He was airlifted to Kansas State University Medical Center, some 50 miles away, and rushed into surgery. Four hours later, the doctors came out to tell Ron and Connie they stopped the bleeding in his brain, but Nathan's lungs and heart were too weak to go on.
By 4 a.m. the following morning, Nathan was off life support. Nathan's autopsy revealed he died from multiple hits to the head, also known as second impact syndrome.
As Ron and Connie tried to determine what was next, Ron received a call he never expected. "You know when you get a telephone call after your son dies saying they want your son's brain, sometimes that's a hard call to get."
On the other end of the line was Chris Nowinski, one of the co-directors of the Boston University Center for the Study of Traumatic Encephalopathy.
The center works with the VA Center for the Study of Traumatic Encephalopathy (CSTE) Brain Bank, and together they work to understand what those hard hits on the field are doing to the brain, by looking inside the brain.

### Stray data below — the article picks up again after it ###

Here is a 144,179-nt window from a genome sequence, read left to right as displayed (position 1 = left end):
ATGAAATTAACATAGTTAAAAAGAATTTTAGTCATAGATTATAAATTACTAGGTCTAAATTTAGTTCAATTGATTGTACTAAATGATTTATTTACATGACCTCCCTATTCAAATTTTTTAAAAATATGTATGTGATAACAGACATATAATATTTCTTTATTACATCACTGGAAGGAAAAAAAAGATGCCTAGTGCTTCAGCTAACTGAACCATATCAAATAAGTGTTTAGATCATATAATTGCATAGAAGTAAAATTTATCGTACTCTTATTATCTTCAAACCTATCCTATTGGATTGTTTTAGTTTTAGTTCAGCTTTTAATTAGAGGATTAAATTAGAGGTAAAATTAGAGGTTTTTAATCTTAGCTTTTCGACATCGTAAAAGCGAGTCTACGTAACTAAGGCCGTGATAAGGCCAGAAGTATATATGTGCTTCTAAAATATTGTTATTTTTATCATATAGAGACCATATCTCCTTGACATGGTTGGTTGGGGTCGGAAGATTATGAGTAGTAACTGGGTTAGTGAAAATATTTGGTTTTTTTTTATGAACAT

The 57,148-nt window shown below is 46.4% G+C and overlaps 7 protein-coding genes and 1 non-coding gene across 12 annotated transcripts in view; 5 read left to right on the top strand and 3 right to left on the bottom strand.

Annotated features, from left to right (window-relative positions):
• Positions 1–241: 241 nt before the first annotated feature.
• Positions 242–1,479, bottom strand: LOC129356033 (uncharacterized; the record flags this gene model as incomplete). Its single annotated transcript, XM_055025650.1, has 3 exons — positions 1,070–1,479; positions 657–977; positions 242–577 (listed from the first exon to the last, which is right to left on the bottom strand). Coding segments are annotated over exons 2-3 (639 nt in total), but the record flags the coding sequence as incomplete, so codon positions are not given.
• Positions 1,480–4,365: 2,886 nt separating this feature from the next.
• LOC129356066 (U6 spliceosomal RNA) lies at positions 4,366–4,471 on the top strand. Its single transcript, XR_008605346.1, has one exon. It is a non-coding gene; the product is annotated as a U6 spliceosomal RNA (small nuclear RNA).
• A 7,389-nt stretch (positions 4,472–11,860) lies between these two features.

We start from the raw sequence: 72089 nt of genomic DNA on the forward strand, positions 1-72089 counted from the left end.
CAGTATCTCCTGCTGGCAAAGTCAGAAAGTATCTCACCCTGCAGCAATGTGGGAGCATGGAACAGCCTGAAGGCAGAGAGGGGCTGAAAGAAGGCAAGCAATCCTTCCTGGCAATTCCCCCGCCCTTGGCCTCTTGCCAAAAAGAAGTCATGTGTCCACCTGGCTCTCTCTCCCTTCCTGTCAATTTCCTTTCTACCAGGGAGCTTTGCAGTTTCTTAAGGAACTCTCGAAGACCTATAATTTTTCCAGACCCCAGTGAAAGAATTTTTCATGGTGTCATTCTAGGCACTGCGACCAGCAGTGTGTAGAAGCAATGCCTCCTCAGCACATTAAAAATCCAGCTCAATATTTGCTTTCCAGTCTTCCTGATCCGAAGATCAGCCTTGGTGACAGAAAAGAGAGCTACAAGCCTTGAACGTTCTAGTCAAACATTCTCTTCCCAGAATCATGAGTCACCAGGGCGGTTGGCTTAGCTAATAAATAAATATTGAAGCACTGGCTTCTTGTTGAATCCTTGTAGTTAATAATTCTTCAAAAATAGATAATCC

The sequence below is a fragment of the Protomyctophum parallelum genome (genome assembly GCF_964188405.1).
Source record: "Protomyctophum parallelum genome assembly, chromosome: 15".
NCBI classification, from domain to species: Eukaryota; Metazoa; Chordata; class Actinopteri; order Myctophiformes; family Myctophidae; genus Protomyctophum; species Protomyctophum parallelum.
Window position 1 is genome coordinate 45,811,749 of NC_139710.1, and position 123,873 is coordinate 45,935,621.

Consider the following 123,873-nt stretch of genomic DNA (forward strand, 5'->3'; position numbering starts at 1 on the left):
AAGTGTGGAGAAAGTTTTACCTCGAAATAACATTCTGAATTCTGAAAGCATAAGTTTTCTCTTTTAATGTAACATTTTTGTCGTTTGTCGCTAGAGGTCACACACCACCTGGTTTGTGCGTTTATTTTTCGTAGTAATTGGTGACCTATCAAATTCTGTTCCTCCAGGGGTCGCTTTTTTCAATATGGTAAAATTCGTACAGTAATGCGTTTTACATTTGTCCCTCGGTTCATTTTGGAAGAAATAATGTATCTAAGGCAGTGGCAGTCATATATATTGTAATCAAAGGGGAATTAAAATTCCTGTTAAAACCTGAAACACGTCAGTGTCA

Nowinski spends his time tracking football and sport related deaths and having to make the difficult calls to their families. "I have called hundred of families within 48 hours of their loved ones dying, and it's never easy."
Instead he focuses on the fact that the bank's work will protect families in the future. "I hate every call we make, but you know, I honestly, I have to prep and think of the positives that come out of it."
The Brain Bank is the world's largest collection of athlete brains. Since its inception in 2008, the bank has documented more than 50 cases of CTE. Much of that work is in the hands of Dr. Ann McKee, the bank's director and neuropathologist.